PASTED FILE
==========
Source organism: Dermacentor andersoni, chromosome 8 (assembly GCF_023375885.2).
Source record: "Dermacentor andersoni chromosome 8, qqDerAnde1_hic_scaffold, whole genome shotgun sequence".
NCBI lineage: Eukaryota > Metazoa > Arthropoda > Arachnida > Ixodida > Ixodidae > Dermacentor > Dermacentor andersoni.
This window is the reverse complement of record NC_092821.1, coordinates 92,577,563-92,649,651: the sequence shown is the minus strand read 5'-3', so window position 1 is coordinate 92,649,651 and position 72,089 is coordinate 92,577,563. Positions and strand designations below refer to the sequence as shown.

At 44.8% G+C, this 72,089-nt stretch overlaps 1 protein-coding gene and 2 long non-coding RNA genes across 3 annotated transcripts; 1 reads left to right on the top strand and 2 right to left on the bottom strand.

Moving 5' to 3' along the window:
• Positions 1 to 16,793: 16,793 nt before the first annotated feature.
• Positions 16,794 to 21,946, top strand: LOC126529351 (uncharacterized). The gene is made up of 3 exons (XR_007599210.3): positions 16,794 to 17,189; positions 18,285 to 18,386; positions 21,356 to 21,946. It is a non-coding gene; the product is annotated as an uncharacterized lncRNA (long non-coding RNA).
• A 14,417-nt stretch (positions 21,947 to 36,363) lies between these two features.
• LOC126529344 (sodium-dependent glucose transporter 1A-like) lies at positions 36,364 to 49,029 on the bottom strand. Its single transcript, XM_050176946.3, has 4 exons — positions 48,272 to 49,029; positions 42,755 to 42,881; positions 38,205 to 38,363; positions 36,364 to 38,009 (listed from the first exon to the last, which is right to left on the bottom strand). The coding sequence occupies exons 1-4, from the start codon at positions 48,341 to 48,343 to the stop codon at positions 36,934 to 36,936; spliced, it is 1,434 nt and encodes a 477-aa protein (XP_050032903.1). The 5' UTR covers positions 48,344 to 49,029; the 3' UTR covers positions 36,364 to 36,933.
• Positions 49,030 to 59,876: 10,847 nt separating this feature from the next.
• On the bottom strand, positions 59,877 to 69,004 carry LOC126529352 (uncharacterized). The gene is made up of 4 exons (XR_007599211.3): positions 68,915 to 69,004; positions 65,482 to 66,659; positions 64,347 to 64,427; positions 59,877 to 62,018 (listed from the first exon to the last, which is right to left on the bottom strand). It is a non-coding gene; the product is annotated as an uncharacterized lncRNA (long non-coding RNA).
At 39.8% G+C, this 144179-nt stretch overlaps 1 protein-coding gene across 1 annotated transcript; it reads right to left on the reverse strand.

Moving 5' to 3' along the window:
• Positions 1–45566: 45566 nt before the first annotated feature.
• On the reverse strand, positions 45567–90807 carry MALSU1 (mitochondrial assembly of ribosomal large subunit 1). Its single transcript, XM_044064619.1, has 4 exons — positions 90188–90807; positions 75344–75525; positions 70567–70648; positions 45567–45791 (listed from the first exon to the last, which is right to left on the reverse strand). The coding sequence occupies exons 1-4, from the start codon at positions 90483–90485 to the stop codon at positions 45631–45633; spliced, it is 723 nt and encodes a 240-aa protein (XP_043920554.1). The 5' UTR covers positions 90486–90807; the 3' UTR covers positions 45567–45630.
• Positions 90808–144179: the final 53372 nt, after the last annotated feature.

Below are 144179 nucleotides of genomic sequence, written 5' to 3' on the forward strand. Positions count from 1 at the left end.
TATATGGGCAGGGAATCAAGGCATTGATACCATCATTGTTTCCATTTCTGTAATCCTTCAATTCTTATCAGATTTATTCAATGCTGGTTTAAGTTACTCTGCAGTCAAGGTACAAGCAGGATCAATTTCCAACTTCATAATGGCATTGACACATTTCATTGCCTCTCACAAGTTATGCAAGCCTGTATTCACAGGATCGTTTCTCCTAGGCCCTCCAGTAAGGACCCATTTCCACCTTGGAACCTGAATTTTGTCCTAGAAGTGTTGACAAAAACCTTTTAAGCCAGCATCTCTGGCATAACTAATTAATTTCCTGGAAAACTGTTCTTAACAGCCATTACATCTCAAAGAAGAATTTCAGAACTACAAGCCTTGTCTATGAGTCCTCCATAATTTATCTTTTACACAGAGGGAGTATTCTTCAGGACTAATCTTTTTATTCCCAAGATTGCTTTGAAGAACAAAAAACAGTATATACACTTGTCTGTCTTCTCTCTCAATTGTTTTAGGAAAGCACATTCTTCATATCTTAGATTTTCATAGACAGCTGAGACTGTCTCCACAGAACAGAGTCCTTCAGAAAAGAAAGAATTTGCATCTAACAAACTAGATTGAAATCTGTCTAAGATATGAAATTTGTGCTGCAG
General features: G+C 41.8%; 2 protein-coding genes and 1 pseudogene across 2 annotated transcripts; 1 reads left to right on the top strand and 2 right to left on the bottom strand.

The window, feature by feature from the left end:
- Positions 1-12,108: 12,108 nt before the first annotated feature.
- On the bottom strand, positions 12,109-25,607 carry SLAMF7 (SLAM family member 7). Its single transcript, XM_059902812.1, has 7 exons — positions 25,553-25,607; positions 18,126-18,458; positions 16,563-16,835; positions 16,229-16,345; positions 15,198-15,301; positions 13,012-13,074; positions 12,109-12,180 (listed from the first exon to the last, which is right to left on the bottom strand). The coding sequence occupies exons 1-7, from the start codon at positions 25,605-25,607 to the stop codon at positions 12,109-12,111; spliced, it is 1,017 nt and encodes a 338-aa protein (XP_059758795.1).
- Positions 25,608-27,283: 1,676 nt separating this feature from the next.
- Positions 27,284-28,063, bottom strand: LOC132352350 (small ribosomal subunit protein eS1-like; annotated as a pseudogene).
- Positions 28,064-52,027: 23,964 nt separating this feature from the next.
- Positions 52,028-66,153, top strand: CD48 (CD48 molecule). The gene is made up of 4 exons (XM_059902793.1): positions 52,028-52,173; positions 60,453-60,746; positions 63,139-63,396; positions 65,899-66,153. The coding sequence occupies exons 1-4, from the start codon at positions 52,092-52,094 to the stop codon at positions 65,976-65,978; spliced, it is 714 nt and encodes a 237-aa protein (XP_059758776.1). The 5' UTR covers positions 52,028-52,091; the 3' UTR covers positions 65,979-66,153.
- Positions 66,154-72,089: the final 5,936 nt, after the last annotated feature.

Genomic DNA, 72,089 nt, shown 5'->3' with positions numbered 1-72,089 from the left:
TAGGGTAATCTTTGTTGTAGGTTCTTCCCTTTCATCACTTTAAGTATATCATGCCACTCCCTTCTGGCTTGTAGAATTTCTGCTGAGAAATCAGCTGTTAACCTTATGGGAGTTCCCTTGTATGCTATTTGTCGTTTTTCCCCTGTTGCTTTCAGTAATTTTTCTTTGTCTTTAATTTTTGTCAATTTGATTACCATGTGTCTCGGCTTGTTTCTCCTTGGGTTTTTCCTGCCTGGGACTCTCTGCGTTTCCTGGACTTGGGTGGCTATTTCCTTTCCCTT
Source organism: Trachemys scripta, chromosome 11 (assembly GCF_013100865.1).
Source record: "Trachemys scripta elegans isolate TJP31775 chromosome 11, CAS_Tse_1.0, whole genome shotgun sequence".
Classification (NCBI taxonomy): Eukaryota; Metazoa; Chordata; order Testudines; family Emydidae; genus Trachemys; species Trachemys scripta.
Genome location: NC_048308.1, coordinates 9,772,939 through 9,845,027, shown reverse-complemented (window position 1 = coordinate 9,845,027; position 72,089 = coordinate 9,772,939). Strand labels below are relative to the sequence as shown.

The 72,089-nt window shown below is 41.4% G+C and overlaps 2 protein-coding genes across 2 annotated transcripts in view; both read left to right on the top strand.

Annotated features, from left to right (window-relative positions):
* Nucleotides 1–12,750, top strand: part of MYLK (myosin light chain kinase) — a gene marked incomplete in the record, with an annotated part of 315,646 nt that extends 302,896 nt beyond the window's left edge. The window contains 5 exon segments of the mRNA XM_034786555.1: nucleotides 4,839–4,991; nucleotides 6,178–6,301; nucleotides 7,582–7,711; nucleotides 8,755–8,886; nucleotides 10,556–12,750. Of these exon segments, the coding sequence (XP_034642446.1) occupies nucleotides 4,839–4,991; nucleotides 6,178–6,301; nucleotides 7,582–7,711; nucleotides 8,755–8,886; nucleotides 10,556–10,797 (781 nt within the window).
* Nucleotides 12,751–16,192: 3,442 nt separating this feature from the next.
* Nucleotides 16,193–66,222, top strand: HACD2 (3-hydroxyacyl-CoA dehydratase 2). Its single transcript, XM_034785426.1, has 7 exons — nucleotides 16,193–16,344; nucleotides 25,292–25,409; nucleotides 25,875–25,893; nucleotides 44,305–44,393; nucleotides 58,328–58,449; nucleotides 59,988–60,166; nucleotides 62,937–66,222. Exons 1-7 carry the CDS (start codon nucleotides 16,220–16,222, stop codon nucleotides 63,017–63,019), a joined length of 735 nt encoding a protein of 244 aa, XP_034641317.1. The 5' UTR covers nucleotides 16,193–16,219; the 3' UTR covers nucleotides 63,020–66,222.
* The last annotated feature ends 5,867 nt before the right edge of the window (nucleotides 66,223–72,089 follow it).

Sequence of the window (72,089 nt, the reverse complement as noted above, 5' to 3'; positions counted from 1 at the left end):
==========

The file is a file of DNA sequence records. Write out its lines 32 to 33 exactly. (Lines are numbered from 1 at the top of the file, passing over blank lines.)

Source record: "Trachemys scripta elegans isolate TJP31775 chromosome 11, CAS_Tse_1.0, whole genome shotgun sequence".
Classification (NCBI taxonomy): Eukaryota; Metazoa; Chordata; order Testudines; family Emydidae; genus Trachemys; species Trachemys scripta.